Victoria ultra marathon runner overcomes rare genetic disease to race

Victoria ultra marathon runner overcomes rare genetic disease to race

Tonight marks the start of the Finlayson Arm Ultra, it’s a weekend long event featuring races with daunting distances, including 28, 50 and 100 kilometre courses. One of the competitors in the 100 kilometre race is a Victoria man, who just a few years ago could barely run a mile. Kevin Charach has the story.


Jerry Hughes is a full time chef, chopping and sauteing over 8 hour s a day. Most would consider the job physically draining, but for Hughes, his real workout is his commute.

“12-14 kilometres a day each way.”

The 37-year-old trains daily for ultra marathons, races that make regular marathons seem like a walk in the park. Popular distances include 50 kilometre, 100 kilometre and even 100 mile races. Hughes has done them all, and that’s a feat that seemed unimaginable a few years ago.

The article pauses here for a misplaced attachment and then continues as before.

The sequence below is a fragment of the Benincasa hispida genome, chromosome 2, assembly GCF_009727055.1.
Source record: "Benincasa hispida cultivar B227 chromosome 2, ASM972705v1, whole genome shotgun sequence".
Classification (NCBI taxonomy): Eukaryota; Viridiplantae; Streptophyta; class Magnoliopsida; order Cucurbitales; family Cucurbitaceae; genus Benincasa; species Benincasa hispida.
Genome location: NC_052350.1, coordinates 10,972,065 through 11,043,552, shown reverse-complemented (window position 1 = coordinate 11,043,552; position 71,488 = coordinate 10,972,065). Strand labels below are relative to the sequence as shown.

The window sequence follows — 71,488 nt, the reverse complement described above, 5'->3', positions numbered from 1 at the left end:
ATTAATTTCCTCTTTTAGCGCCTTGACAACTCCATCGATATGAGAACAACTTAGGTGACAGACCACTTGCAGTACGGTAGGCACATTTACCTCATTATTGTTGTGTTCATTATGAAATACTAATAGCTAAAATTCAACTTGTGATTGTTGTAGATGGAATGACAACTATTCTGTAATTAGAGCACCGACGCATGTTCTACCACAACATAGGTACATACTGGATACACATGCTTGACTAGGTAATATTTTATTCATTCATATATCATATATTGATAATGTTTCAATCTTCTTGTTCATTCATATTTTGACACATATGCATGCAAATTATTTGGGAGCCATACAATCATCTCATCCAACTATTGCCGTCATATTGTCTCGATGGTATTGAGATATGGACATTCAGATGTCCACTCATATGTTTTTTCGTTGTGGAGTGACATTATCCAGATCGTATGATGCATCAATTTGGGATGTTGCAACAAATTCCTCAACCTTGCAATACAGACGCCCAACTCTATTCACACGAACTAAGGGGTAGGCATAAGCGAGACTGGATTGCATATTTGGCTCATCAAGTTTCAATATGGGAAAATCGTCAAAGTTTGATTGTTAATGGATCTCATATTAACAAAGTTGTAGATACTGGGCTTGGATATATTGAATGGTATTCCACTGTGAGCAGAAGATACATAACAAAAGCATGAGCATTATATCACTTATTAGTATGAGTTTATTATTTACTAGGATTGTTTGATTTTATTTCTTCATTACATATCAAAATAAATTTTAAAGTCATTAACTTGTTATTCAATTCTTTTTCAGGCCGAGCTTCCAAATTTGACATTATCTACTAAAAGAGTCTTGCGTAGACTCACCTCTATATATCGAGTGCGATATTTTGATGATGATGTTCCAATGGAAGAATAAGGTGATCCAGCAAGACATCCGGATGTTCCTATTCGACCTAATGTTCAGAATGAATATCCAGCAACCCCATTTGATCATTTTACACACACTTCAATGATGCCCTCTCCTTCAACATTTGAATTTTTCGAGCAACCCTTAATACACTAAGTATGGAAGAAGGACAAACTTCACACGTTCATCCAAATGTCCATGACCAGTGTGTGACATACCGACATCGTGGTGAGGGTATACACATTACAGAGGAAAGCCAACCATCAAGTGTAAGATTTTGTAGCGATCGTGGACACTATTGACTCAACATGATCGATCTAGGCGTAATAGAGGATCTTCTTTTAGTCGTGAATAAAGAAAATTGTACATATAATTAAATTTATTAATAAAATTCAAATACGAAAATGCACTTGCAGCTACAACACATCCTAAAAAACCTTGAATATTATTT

“3 and a half 4 years ago i was 221 pounds,” Hughes says, “doing a kilometre took me about 8 minutes so definitely not ultra marathons, i didn’t even know they existed.”

Hughes doesn’t consider himself a naturally gifted athlete, in fact, growing up he was hindered by a rare genetic disease called Gardner Syndrome.

“it only effects a few per cent of the population, widely unkown and it took away my dads life,” Hughes says, “I had to get my large intestinte removed so I had a colostomy bag in high school.”

Hughes learned to manage the disease, but admits he developed poor eating and exercise habits. After some self motivation, the transformation began. He began running 5 kilometres, then ten, and the rest, is history.

“My best ultra marathon is 3rd place 18 hours 37 minutes and my longest run was 208 kilometres on trail in 24 hours.”

But more importantly for Hughes, it’s about showing his kids that despite setbacks and hurdles; if you set your goals, you can achieve them.

“what I want them to see is that there’s no new limitations on what they can or can’t do,” Hughes says, “anything’s possible and I want to show my boys that they can do anything, with or without the disease.”

Tyler BennettTyler Bennett

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